Merged cells in tables


tonea.ctr.morrow@...
 

I don’t think this is a screen reader question, I think it is a perception question.

 

I don’t remember where I saw it, but some guidance somewhere said that accessibility means don’t merge cells in tables. I wanted to know if that was outdated or still a good idea.

 

Here’s an example of a plain table without any merged cells. It is 3 rows and 3 columns. This was composed in Outlook, so it let me specify a header row, but not the headers for each row…

Ice Cream

Nuts

Whipped Cream

Chocolate

73%

92%

Vanilla

88%

52%

 

Here’s an example of a table with merged cells. Again, it is 3 rows and 3 columns, but this time the 3 cells in the first column have been merged into one large cell. Again, a header row is specified.

Actions Agreed Upon

Who

What

Mary

Write a formal letter of praise

John

Email all members with the good news

 

When I tab through, as MS Word says to do, then the merged cell is the first cell for each row. It read as:

Actions Agreed Upon, Who, What

Actions Agreed Upon, Mary, Write a formal letter of praise

Actions Agreed Upon, John, Email all members with the good news

 

If that is the way people understand it, then I think that would be fine. I just need to know if anyone wants to weigh in on tables and organization and accessibility.

 

Tonea

 


Chris Mullins
 

Hi Tonea

Screen readers tend to have a set of keystrokes for navigating tables.  In both NVDA and Jaws we hold down the Control and alt keys, then use up./down/left/right to move one cell in that direction and verbalise the cell content.  Using tab in ms Word will traverse a table lef to right, top to bottom but if you press tab when on the bottom right cell, a new row is inserted.  This is great when building tables but not good when trying to red them.  This tabbing behaviour occurs in Word but does not work when I was reding your sample tables in Outlook.  The first sample table read fine using Control+alt+arrow commands but I struggled with the one containing merged cells in that only the first row behaves as if it has 3 columns so I can only move down columns 2 and 3.  This is because merged cells are referenced by top/leftmost co-ordinates in the merged cell range.  For example if I am positioned on row 2 column 2 and I press control+alt+left arrow, I go back to row 1 column 1, so lose my position in the table.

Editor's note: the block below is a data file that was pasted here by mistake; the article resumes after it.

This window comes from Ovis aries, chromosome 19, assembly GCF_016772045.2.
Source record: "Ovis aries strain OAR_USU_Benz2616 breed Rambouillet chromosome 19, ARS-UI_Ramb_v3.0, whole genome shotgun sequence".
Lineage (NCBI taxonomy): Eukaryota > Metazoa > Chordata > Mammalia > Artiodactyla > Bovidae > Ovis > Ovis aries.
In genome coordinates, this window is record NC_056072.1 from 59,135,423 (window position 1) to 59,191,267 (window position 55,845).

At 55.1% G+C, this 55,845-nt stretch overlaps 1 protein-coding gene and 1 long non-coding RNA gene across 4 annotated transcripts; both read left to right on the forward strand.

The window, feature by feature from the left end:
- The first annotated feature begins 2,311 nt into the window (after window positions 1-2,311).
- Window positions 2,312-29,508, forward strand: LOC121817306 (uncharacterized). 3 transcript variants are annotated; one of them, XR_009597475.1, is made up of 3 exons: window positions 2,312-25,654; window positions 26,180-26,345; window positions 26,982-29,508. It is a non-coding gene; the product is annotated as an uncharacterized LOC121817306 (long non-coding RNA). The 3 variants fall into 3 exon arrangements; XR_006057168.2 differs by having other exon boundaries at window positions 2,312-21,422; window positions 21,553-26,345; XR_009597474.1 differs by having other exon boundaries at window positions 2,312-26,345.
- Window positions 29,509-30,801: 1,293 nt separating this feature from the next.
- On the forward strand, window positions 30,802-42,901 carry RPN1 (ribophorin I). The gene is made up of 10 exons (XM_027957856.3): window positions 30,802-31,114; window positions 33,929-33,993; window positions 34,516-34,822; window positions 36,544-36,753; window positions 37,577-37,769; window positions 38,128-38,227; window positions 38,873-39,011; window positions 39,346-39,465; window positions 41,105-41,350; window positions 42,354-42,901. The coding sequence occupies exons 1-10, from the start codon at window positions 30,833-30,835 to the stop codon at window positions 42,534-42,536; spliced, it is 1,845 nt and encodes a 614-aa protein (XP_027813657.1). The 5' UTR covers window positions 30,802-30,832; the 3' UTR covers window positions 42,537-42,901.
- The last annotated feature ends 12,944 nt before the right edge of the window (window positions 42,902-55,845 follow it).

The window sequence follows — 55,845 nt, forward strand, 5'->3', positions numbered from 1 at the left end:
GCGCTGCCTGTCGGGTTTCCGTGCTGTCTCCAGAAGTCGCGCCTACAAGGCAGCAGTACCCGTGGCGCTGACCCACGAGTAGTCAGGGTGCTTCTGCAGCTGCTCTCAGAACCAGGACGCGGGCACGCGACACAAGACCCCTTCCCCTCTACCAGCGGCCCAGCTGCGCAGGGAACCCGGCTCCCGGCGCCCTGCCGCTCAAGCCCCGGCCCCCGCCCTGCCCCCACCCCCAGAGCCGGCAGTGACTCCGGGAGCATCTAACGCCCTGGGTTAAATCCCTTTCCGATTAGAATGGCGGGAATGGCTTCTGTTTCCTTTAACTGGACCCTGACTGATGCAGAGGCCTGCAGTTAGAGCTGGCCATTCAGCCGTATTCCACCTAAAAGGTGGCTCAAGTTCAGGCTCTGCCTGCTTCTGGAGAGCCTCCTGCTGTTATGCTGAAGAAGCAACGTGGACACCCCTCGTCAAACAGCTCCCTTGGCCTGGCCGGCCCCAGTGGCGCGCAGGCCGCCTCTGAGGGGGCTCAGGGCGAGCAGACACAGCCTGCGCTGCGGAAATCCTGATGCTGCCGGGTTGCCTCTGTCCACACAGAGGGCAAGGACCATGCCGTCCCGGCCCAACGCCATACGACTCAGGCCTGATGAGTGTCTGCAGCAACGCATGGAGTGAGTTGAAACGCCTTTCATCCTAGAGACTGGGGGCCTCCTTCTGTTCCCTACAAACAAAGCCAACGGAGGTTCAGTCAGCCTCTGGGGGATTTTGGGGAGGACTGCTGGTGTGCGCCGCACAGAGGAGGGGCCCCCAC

My personal opinion is that the guidance you read is still good and avoiding merged cells in  tables is preferable in accessibility terms.  In your example, having a heading of “Actions agreed upon”, followed by a 3 row/2 column table of data would give you an accessible alternative.   

 

HTH

Chris

 

 

 

 

From: nvda@nvda.groups.io [mailto:nvda@nvda.groups.io] On Behalf Of tonea.ctr.morrow@...
Sent: 25 January 2018 16:31
To: nvda@nvda.groups.io
Subject: [nvda] Merged cells in tables

 

I don’t think this is a screen reader question, I think it is a perception question.

 

I don’t remember where I saw it, but some guidance somewhere said that accessibility means don’t merge cells in tables. I wanted to know if that was outdated or still a good idea.

 

Here’s an example of a plain table without any merged cells. It is 3 rows and 3 columns. This was composed in Outlook, so it let me specify a header row, but not the headers for each row…

Ice Cream

Nuts

Whipped Cream

Chocolate

73%

92%

Vanilla

88%

52%

 

Here’s an example of a table with merged cells. Again, it is 3 rows and 3 columns, but this time the 3 cells in the first column have been merged into one large cell. Again, a header row is specified.

Actions Agreed Upon

Who

What

Mary